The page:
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The BRICS Declaration and Pak-China Relations

Following the end of the 73 day India-China standoff at Doklam, the BRICS summit was held in Xiamen, China from September 3-5. Previously, the ongoing Doklam dispute had complicated the possibility of China hosting its annual summit successfully with India in the mix. However, coincidentally days before the BRICS summit was scheduled the Indian PM confirmed he will be visiting China for the BRICS summit, hence corroborating news of the Doklam dispute officially coming to a close.

The Xiamen Declaration’s 48th paragraph signed by both China and India figured in various analyses circulated thereafter. It was of particular significance to India and Pakistan, considering it hinted at possible changes in China’s take on Pakistan and terrorism.

The paragraph read: “We, in this regard, express concern on the security situation in the region and violence caused by the Taliban, ISIL/DAISH, Al-Qaida and its affiliates including Eastern Turkistan Islamic Movement, Islamic Movement of Uzbekistan, the Haqqani network, Lashkar-e-Taiba, Jaish-e-Mohammad, TTP and Hizb ut-Tahrir.”

For the first time the BRIC’s declaration specifically named Pakistan-based terror groups.

The statement added, “we deplore all terrorist attacks worldwide, including attacks in BRICS countries, and condemn terrorism in all its forms and manifestations wherever committed and by whomsoever”, and emphasized that “those responsible for committing, organizing, or supporting terrorist acts must be held accountable.”

It is significant to recall, the Chinese foreign ministry categorically asked India not to bring up Pakistan during the last BRICS summit, saying: “We notice that India when it comes to Pakistan’s counter-terrorism has some concerns. I don’t think this is an appropriate topic to be discussed at BRICS Summit.” Historically, China has blocked Indian efforts to call out Jash-e-Mohammad’s chief, Masood Azhar as a UN-designated terrorist.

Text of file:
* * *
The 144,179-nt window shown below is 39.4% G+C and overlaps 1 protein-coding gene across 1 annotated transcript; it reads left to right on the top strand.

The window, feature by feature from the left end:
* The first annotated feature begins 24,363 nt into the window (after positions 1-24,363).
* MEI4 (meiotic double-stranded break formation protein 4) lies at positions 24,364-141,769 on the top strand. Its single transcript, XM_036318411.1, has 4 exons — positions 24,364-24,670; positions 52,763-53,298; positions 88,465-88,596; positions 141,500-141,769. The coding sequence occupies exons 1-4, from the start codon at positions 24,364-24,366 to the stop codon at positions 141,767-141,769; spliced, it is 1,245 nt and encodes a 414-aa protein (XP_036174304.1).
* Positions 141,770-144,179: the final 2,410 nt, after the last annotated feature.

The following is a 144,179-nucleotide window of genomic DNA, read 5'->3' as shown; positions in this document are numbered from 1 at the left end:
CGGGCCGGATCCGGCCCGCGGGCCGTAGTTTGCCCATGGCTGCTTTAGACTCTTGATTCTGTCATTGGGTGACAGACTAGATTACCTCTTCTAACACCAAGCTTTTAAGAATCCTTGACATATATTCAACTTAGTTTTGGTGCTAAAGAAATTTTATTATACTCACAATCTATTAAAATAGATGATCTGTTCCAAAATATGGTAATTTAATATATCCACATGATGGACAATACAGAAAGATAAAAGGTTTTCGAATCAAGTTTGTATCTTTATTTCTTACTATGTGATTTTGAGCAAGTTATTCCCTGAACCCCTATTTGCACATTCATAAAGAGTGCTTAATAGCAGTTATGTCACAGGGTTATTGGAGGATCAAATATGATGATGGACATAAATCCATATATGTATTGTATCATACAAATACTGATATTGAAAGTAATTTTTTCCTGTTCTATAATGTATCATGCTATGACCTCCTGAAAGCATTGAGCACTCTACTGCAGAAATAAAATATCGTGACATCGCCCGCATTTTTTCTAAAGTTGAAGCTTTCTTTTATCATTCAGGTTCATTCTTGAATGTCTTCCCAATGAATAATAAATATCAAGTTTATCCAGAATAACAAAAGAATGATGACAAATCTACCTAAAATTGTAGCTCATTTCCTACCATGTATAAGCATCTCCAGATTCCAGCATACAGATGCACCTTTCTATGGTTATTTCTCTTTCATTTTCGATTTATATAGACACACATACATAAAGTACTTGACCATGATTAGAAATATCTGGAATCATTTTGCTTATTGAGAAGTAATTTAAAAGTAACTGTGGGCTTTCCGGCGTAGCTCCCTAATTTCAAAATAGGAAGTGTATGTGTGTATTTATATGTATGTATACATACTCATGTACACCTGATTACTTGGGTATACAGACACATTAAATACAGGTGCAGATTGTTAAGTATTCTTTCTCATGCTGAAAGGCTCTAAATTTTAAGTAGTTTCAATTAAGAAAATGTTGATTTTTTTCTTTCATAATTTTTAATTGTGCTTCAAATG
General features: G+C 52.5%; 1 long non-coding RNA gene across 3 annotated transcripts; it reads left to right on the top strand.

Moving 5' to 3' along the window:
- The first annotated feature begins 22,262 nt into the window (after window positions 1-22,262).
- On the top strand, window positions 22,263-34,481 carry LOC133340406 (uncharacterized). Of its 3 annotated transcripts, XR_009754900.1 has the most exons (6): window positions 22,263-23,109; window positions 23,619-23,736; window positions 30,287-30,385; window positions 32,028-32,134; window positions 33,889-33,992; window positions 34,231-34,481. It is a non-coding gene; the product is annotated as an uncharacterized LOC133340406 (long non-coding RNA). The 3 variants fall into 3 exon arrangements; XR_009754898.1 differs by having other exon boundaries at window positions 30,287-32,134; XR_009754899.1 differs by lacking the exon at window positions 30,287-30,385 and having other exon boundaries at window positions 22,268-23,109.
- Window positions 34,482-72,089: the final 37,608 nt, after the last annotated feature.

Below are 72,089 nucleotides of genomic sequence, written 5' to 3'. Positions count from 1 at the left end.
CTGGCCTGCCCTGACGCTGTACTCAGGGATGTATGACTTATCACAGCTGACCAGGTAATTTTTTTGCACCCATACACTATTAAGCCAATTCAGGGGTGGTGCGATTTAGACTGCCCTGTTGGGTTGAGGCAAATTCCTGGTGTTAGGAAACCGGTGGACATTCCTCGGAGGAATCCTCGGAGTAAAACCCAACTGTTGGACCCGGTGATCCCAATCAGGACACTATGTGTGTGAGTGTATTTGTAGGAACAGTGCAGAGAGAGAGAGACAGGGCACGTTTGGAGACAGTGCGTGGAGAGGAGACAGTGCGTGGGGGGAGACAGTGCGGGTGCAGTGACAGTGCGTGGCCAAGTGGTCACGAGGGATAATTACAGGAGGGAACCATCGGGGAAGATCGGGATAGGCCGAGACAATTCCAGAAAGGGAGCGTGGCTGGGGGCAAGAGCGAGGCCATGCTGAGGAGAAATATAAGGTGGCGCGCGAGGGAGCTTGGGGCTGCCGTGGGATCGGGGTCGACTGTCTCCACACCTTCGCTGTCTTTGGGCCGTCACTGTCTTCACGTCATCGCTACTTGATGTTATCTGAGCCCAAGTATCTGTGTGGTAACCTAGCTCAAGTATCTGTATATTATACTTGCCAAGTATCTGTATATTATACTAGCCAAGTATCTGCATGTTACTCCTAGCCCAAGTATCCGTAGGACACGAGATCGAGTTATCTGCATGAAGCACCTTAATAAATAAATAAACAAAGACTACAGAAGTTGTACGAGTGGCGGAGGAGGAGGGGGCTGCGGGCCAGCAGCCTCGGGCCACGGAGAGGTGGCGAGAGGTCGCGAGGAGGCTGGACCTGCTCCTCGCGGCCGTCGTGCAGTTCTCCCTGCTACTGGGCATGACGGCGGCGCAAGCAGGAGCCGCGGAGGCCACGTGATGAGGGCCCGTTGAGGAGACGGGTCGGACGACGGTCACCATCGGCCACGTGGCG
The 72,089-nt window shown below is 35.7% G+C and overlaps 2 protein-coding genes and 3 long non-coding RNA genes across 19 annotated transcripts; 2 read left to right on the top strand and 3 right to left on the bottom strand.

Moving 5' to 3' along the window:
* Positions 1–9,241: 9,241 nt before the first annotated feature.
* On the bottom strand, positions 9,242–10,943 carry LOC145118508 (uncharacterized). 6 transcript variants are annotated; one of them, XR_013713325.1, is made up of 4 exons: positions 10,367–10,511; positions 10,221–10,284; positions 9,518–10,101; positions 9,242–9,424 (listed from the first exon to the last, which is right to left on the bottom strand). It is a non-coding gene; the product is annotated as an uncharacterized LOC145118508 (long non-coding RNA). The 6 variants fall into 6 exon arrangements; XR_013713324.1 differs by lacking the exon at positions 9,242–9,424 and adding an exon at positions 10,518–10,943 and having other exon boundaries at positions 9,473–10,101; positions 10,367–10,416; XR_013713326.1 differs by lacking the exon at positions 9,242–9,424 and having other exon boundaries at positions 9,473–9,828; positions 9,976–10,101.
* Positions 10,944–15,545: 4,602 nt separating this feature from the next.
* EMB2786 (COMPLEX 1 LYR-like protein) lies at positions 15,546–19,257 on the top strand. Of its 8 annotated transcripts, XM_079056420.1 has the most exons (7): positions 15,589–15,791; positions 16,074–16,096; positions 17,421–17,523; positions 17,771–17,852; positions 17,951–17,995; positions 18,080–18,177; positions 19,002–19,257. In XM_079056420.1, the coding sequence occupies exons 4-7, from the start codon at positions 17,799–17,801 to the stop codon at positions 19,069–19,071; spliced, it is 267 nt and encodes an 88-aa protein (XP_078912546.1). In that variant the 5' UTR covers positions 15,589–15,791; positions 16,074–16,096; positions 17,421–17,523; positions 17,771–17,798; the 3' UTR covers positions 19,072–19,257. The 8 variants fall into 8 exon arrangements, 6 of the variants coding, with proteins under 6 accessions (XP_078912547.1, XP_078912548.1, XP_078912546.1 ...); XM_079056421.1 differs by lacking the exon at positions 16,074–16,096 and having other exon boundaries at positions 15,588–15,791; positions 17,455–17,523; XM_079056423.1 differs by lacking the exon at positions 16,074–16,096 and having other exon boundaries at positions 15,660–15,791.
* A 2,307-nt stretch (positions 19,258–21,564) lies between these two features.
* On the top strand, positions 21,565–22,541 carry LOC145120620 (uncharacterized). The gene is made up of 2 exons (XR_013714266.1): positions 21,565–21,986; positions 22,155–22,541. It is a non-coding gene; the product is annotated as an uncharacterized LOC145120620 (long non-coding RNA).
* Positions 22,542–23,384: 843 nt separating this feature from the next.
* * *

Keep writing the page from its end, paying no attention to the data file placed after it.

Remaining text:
Subsequently, the Xiamen Joint declaration was the first time China signed a statement naming Pakistan-based terror groups. Despite the fact that China denied a change in policy and Foreign Minister Wang Yi stated that “Pakistan has done its best with a clear conscience” on counterterrorism, Pakistan heard China’s message loud and clear. Pakistan’s Foreign Minister Khawaja Asif, who visited China to discuss the BRICS declaration and Trump’s new Afghan policy, in talks admitted that Pakistan should “impose some restrictions on the activities of elements like LeT and JeM, so that we can show the global community that we have put our house in order.”

After the declaration, the possible implications of Beijing’s move on Pak-China relations loomed large in political circles in India. From India’s standpoint, China’s agreement to highlight Pakistan-based terror threats was a huge diplomatic success, especially post-Doklam.

Leaders of India and China on the last day of the summit met at the sidelines to discuss the importance of Indo-China cooperation, alluding also to the “Five Principles of Peaceful Coexistence”: “mutual respect for each other’s territorial integrity and sovereignty, mutual non-aggression, mutual non-interference, equal and mutual benefit and peaceful coexistence”.